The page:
16 What's at the bottom of the ocean?
17 What's at the bottom of a black hole?
18 Can we live forever?
19 How do we solve the population problem?
20 What is time?
All these questions can be so easily answered because you should be able to answer all of these without hesitating. Like number 1 "what is the universe made of" umm hello seriously it's made of planets,stars, and gravity. I can understand number 2 because this question can be answered on what you believe in like Jesus made us, or we originate from monkeys. But number 8 is another one of those dumb questions "are there other universes" of course there is there's hundreds if billions of universes is just a galaxy.

I like this article because its interesting to know the questions other people have. And it gives a lot of explanations of why people don't know these answers to the questions. I also like the way it doesn't change subject at all like the other article I read and this one is non-fiction. But there I something I don't understand the first paragraph on this article says "questions we don't know the answers to but soon will, but I know most of these answers. So does that mean I'm like smarter or better than most people when it comes to science?
Gerome Tadeja's comment, October 5, 2013 11:51 AM
I thought that this article was interesting because I got to see some of the questions other people had.
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The Business Case for Racial Equity | IssueLab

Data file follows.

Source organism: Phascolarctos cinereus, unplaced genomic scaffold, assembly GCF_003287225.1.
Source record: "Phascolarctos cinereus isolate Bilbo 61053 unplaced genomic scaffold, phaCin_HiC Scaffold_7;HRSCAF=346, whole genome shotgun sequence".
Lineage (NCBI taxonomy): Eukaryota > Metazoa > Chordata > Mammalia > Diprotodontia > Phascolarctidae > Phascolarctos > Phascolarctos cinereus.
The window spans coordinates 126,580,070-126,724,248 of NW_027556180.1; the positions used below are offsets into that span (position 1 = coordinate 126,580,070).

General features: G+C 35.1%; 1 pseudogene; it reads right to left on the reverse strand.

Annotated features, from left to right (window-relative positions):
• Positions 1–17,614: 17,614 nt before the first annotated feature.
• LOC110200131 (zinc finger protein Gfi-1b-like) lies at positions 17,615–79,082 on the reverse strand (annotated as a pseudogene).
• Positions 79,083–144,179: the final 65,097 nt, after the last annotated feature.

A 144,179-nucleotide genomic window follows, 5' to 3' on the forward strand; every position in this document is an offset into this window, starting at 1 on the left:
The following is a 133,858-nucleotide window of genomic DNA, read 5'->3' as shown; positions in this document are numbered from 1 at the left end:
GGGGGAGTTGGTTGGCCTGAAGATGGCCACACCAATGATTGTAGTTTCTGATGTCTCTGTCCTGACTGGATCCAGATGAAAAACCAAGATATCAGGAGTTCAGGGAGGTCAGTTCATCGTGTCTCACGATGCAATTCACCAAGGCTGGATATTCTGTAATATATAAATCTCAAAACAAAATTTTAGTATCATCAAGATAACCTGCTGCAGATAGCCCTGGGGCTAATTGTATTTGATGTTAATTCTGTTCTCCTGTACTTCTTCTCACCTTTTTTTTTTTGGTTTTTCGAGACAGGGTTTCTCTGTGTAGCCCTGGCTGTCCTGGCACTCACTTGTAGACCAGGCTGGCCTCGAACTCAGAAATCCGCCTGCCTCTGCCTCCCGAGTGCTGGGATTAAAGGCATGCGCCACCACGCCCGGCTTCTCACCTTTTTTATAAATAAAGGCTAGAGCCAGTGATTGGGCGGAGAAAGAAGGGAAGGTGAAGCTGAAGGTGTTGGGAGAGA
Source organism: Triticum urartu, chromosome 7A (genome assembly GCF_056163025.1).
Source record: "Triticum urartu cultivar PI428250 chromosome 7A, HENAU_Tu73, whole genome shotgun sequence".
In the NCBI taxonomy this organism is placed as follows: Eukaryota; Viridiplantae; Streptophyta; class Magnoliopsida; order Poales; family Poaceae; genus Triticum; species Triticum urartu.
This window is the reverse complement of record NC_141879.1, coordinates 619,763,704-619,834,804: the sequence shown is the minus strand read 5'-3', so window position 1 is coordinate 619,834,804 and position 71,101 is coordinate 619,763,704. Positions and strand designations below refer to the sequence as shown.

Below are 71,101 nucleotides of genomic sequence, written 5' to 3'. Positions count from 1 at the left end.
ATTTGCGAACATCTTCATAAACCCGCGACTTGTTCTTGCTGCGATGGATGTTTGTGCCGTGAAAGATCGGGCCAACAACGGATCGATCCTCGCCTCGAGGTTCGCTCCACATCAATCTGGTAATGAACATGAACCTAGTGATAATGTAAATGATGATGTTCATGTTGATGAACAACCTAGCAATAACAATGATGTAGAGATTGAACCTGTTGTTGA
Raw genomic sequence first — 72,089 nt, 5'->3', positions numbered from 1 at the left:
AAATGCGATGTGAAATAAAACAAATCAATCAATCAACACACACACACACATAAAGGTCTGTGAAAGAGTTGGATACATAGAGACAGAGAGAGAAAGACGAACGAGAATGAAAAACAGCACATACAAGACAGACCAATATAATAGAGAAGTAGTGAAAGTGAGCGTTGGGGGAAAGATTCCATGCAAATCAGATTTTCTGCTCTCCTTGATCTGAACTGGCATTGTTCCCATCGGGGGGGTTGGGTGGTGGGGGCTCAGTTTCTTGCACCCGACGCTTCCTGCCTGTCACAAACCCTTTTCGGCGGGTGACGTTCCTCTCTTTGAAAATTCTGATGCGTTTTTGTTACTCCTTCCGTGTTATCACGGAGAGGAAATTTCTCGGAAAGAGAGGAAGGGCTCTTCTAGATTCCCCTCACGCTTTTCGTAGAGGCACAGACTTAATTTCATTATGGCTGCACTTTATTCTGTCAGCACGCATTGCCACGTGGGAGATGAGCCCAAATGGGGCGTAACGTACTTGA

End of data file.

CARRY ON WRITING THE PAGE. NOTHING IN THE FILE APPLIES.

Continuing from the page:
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This report demonstrates ways in which promoting racial equity is also a good economic strategy. Win/Win!

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Millions to the Polls: Practical Policies to Fulfill the Freedom to Vote for All Americans | IssueLab

Millions to the Polls: Practical Policies to Fulfill the Freedom to Vote for All Americans | IssueLab | Research Development | Scoop.it
IssueLab, a service of the Foundation Center, provides free access to thousands of case studies, evaluations, white papers, and issue briefs produced by the social sector.
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Graduating to a Pay Gap: The Earnings of Women and Men One Year After College Graduation | IssueLab

Graduating to a Pay Gap: The Earnings of Women and Men One Year After College Graduation | IssueLab | Research Development | Scoop.it
IssueLab, a service of the Foundation Center, provides free access to thousands of case studies, evaluations, white papers, and issue briefs produced by the social sector.
Marilyn Korhonen's insight:

But in 2009 -- the most recent year for which data are available -- women one year out of college who were working full time earned, on average, just 82 percent of what their male peers earned.

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The Impact Of Noise On Overall Health

Occupational, recreational and environmental noise exposure poses a serious public health threat going far beyond hearing damage, according to a new review in The Lancet.
Marilyn Korhonen's insight:

A research team consisting of members from the International Commission on Biological Effects of Noise (ICBEN), a global panel of experts in various areas of noise and public health, convened to summarize current findings related to noise-related hearing issues (auditory) and broader deleterious effects of noise on physical and mental wellbeing (non-auditory) in mind.